Thursday, September 8, 2011

This media merger has broad implications

Should we care about a merger of sorts between newspaper chains that don't have outlets in our hometown? The answer, of course, is yes when it's a merger between two of the nation's largest remaining chains, Journal Register Co. and MediaNews Group. As widely reported, especially in this context-setting piece by Nieman Journalism Labs, where two independent companies are forming a third company to manage the two others. It's a vastly different business model that's worth watching.

Speaking of business models, the new company's CEO, John Paton, also CEO of the Journal Register, is an outspoken opponent of paywalls and MediaNews Group has more than two-dozen paywalls already erected. Paton says it's too early for him to decide what to do with the existing paywalls.

Tuesday, September 6, 2011

Social media editors take on another task -- debunking

Social media editors and reporters are all the rage these days with good reason. They expand a medium's reporting ability infinitely as well as engaging the readers. However, they are serving more and more as debunking editors, this Poynter Institute report says, with a new charge of not only separating the true from the false, but an obligation to let the world know about the false.

As we have moved from a slow and careful analysis of reporting before publishing to rapid posting of information, often without review of even a second person, inaccuracies are swarming the media universe. They post a particular problem for media attempting to be among the first to publish information.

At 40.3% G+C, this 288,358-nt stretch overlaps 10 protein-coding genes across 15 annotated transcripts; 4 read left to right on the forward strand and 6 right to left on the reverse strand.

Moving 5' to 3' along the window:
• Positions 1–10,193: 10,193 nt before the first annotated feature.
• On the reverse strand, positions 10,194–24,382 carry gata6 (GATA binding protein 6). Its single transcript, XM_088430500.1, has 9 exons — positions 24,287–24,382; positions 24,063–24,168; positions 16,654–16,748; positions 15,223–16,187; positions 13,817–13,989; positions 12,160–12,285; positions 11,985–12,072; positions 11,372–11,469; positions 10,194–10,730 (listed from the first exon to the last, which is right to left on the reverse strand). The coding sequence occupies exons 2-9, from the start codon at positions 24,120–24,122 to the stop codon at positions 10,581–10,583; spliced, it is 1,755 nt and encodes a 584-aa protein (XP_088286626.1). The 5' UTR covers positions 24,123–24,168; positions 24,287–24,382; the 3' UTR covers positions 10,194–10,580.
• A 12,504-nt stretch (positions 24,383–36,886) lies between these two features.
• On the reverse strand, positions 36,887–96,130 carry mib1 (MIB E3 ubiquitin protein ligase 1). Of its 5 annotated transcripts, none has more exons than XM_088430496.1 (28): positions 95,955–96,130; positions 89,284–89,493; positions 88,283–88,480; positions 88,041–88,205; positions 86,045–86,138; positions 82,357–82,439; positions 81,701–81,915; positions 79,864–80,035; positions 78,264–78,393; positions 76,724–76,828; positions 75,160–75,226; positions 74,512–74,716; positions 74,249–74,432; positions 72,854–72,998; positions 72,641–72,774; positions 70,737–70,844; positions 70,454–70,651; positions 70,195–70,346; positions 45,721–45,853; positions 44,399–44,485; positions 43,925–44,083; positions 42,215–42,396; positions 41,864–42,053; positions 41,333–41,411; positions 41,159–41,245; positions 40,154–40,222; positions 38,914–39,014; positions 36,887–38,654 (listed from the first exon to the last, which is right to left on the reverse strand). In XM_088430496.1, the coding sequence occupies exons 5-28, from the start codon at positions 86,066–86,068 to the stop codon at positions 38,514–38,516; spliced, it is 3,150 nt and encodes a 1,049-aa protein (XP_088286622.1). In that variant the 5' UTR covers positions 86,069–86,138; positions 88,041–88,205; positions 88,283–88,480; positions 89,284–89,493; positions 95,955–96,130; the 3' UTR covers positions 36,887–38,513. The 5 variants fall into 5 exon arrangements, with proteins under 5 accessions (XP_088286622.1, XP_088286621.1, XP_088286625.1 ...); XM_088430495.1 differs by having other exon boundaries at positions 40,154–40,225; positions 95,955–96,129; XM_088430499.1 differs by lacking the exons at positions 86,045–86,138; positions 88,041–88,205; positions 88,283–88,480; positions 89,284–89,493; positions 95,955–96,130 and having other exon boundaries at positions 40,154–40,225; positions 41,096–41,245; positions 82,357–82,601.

Journalism on the go more than ever

As this essay by Alex Salkever on Streetfight, a blog devoted to reporting all things hyperlocal, says, the move by the Washington Post to close all but a couple of its bureaus shouldn't be surprising given the changes in the industry. It's a fundamentally sound decision aimed at cutting unnecessary costs, which (hopefully) will be spent increasing reporting. Unfortunately American businesses have a poor track record on this strategy. For example the insurance industry started these moves years ago with the result seeing declining numbers of agents along with declining service and declining profits.

Still, today's reporters can do their work in the field using basic backpack journalism equipment, which does cut costs dramatically. I look for more of this.

Sunday, September 4, 2011

A question of priorities -- and losing readers

Don't take this as a criticism of Duane Dudak, the very hard-working TV and movie critic for the Journal Sentinel. Instead, it's a commentary on the times and, in my view, one huge reason the JS is losing subscribers.

While a new TV season isn't quite as big as it was when the four networks ruled, it is still a time when people change their habits, building their lives around new, interesting-looking television shows. It was a huge time of year two decades ago with the old Milwaukee Journal devoting not only more than a page in the Sunday paper, but huge stories daily giving readers not only a good overview of the new season but show by show reviews. Back then, the Journal alone had two full-time television writers along with one full-time movie critic. Duane carried the load alone for the Sentinel, but his season preview was pretty comprehensive.

These days, it's back to Duane handling the job single-handedly and the result showed up in today's JS -- a listing of show premiers with only a sentence or two for new shows. Can I plan my fall's viewing from this? Not really since I don't know if any of the new shows interest me. (For example, " 'Up All Night,' sitcom about new parents with Christina Applegate and Will Arnett; "Free Agents," romantic comedy about mismatched co-workers, with Hank Azaria and Kathryn Hahn (NBC)" tells me almost nothing.)

As I said, it's not Duane's fault, but the money-pinching management moves to cut staff and paper use have eliminated so much content that it invites readers to go elsewhere. And I have to question their judgement. A new television season deserves at least as much space and effort as one story in the never-ending series of Asian carp invasion stories.